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Cell Rep. 2017 Nov 7;21(6):1574-1587. doi: 10.1016/j.celrep.2017.10.039.

Primer-Independent DNA Synthesis by a Family B DNA Polymerase from Self-Replicating Mobile Genetic Elements.

Author information

1
Centro de Biología Molecular "Severo Ochoa," Consejo Superior de Investigaciones Científicas and Universidad Autónoma de Madrid, Universidad Autónoma, Cantoblanco, 28049 Madrid, Spain. Electronic address: modesto.redrejo@csic.es.
2
Centro de Biología Molecular "Severo Ochoa," Consejo Superior de Investigaciones Científicas and Universidad Autónoma de Madrid, Universidad Autónoma, Cantoblanco, 28049 Madrid, Spain.
3
Institut Pasteur, Unité Biologie Moléculaire du Gène chez les Extrêmophiles, Paris, France.
4
Centro de Biología Molecular "Severo Ochoa," Consejo Superior de Investigaciones Científicas and Universidad Autónoma de Madrid, Universidad Autónoma, Cantoblanco, 28049 Madrid, Spain. Electronic address: msalas@cbm.csic.es.
5
Institut Pasteur, Unité Biologie Moléculaire du Gène chez les Extrêmophiles, Paris, France. Electronic address: krupovic@pasteur.fr.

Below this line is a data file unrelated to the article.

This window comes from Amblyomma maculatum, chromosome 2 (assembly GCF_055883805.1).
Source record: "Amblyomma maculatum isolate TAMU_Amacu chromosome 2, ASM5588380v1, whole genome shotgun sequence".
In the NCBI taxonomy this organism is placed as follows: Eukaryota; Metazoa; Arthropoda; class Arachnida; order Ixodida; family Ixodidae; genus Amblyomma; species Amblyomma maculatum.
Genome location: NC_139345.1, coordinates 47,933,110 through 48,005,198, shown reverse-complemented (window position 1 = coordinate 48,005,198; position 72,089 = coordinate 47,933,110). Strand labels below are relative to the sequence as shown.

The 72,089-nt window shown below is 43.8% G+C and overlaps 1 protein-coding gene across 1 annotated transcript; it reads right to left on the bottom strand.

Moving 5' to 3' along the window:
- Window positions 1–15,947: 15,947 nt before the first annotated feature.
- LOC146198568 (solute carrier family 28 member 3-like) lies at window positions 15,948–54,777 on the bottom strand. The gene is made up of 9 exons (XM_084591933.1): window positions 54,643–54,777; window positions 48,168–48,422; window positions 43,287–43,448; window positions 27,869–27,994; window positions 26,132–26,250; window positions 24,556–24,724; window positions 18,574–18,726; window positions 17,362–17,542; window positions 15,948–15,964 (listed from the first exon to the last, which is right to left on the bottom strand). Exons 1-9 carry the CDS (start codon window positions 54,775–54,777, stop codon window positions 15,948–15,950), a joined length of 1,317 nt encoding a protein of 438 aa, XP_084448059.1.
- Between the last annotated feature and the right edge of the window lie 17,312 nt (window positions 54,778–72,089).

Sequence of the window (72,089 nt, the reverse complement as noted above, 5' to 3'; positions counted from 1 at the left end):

Abstract

Family B DNA polymerases (PolBs) play a central role during replication of viral and cellular chromosomes. Here, we report the discovery of a third major group of PolBs, which we denote primer-independent PolB (piPolB), that might be a link between the previously known protein-primed and RNA/DNA-primed PolBs. PiPolBs are encoded by highly diverse mobile genetic elements, pipolins, integrated in the genomes of diverse bacteria and also present as circular plasmids in mitochondria. Biochemical characterization showed that piPolB displays efficient DNA polymerization activity that can use undamaged and damaged templates and is endowed with proofreading and strand displacement capacities. Remarkably, the protein is also capable of template-dependent de novo DNA synthesis, i.e., DNA-priming activity, thereby breaking the long-standing dogma that replicative DNA polymerases require a pre-existing primer for DNA synthesis. We suggest that piPolBs are involved in self-replication of pipolins and may also contribute to bacterial DNA damage tolerance.

KEYWORDS:

DNA damage; DNA replication; de novo DNA synthesis; family B DNA polymerase; primer-independent DNA synthesis; self-replicating mobile element; translesion synthesis

PMID:
29117562
PMCID:
PMC5695915
DOI:
10.1016/j.celrep.2017.10.039
[Indexed for MEDLINE]
Free PMC Article

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